It was about this time that 911 came along, his nose in the air. And I like to think that he had some knowledge that his end was near, and this might be for him one last great hunt.
As I mentioned before, 911 was a skilled elk hunter. He’d lived a long life, produced litters, and helped raise many of his own pups into adulthood. 911 fulfilled the two great objectives of a wolf’s life: he protected his pack from other competing wolves, and he provided many kills for his family to eat.
While the other wolves rested, 911 descended into the creek. The elk was not defenseless. She’d found deeper water, where she could stand squarely but a wolf would have to swim. Under these circumstances, a wolf could get very little leverage. An elk could rear up, she might kick or she might come crashing down atop the wolf, either drowning him or breaking his spine. And she turned 911 away in just this manner.
He walked a few steps up above the bank, where he lay down and rested, too. The elk stayed in the river, a pack on the one side and 911 on the other.
After a short while, the alpha stood up again. He walked down to the river. The water was cold and the cow had been bleeding. 911 knew she would be tiring. So he went into the water, once again.
911 had three bad legs, but he still possessed his greatest weapon, his bite. The bite pressure of an adult wolf is 1500 pounds per square inch. 911 got hold of the cow. He wasn’t in a perfect position, but he wasn’t letting go. The elk grew weary and, eventually, she fell. 911 dragged her to the riverbank, up out of the water, and he began to eat.
The other pack had watched the entire scene, growing excited. They were certainly familiar with the great alpha and impressed that he’d killed an elk, alone, that they couldn’t bring down together. They stood there, watching. Then, with some hesitancy, a few began to approach.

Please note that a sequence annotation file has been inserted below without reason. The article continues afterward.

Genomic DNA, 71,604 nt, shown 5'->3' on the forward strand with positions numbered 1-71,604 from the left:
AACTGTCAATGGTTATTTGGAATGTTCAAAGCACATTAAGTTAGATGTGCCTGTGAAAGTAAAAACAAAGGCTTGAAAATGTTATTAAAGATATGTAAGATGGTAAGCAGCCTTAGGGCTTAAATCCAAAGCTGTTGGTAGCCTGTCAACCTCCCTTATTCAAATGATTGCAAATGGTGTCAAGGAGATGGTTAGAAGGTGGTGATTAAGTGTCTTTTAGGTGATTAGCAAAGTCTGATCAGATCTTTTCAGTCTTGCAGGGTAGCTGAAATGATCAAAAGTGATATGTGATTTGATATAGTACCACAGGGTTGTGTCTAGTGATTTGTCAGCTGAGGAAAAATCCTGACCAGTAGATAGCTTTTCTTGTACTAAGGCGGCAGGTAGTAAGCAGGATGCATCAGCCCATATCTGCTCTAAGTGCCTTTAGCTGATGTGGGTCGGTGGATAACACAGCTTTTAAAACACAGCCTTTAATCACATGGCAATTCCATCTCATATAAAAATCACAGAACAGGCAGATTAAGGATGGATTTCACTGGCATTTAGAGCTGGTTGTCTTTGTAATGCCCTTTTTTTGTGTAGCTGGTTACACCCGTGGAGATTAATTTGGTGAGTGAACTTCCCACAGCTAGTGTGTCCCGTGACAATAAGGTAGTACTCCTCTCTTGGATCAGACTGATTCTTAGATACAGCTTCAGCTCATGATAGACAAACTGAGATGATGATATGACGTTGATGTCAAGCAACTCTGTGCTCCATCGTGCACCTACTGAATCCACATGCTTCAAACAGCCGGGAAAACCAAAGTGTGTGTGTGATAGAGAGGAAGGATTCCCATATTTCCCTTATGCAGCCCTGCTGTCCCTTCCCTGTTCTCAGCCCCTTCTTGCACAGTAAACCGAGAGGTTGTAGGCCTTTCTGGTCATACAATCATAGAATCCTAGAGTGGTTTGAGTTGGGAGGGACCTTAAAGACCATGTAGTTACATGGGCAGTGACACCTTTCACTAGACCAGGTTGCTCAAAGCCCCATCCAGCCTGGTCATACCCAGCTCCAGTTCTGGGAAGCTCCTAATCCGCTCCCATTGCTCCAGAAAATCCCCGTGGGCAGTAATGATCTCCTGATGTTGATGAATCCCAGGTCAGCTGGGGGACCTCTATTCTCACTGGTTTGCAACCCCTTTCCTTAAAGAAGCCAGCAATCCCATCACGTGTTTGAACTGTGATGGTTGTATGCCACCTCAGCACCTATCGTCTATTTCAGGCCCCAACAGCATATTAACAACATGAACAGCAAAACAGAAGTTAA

911, though he was well aware of them, did not look at the other wolves directly. He walked up the bank, very casually, then laid down. He was a picture of confidence, and the other wolves appeared confused.
One of the wolves decided to challenge him. 911 jumped to his feet, his hair standing up, teeth showing, and the appearance was more than this wolf wanted to take on. The younger wolf went back to his pack, and 911 started feeding again.
But these wolves were hungry and elk lay right there, a fresh kill. It wasn’t long before the pack grew confident again. They approached, all of them this time. They came over to 911, and he did not run. He faced them, taking a very aggressive stance. Slowly they surrounded him, and one wolf against eight…
It was then that a few of us took down our scopes and turned away. We shared a quiet moment, honoring the great alpha whose life we witnessed from beginning to end, 911.”
* — The wolves of Yellowstone National Park are numbered for purposes of tracking and collecting data. Though some oft-viewed wolves in the Park receive nicknames from their human followers, like “Spitfire” or “Big Brown,” they first have alpha-numeric titles. 911 is more properly regarded as 911M, the number ranking among all the wolves of Yellowstone since reintroduction when he began to be tracked, and the letter representing gender.
***wolf photo credited to Carl J. Roth and it’s not 911M, and that should be noted.